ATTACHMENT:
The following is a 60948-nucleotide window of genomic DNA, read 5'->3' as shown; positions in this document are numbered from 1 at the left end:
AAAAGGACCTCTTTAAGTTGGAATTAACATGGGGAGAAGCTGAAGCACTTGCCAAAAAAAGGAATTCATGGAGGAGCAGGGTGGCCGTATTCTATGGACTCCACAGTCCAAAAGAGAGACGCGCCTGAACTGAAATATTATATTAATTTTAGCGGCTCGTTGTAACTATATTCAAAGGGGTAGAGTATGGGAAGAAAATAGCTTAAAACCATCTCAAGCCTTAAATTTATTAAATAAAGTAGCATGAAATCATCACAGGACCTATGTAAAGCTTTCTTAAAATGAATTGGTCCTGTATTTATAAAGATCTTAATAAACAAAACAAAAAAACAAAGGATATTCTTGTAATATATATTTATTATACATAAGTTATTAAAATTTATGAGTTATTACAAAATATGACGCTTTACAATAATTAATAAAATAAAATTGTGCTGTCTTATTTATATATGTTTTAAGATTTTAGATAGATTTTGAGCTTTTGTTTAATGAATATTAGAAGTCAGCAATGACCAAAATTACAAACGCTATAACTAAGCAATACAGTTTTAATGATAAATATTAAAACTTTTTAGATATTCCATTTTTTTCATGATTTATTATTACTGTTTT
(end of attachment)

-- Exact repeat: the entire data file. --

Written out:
The following is a 60948-nucleotide window of genomic DNA, read 5'->3' as shown; positions in this document are numbered from 1 at the left end:
AAAAGGACCTCTTTAAGTTGGAATTAACATGGGGAGAAGCTGAAGCACTTGCCAAAAAAAGGAATTCATGGAGGAGCAGGGTGGCCGTATTCTATGGACTCCACAGTCCAAAAGAGAGACGCGCCTGAACTGAAATATTATATTAATTTTAGCGGCTCGTTGTAACTATATTCAAAGGGGTAGAGTATGGGAAGAAAATAGCTTAAAACCATCTCAAGCCTTAAATTTATTAAATAAAGTAGCATGAAATCATCACAGGACCTATGTAAAGCTTTCTTAAAATGAATTGGTCCTGTATTTATAAAGATCTTAATAAACAAAACAAAAAAACAAAGGATATTCTTGTAATATATATTTATTATACATAAGTTATTAAAATTTATGAGTTATTACAAAATATGACGCTTTACAATAATTAATAAAATAAAATTGTGCTGTCTTATTTATATATGTTTTAAGATTTTAGATAGATTTTGAGCTTTTGTTTAATGAATATTAGAAGTCAGCAATGACCAAAATTACAAACGCTATAACTAAGCAATACAGTTTTAATGATAAATATTAAAACTTTTTAGATATTCCATTTTTTTCATGATTTATTATTACTGTTTT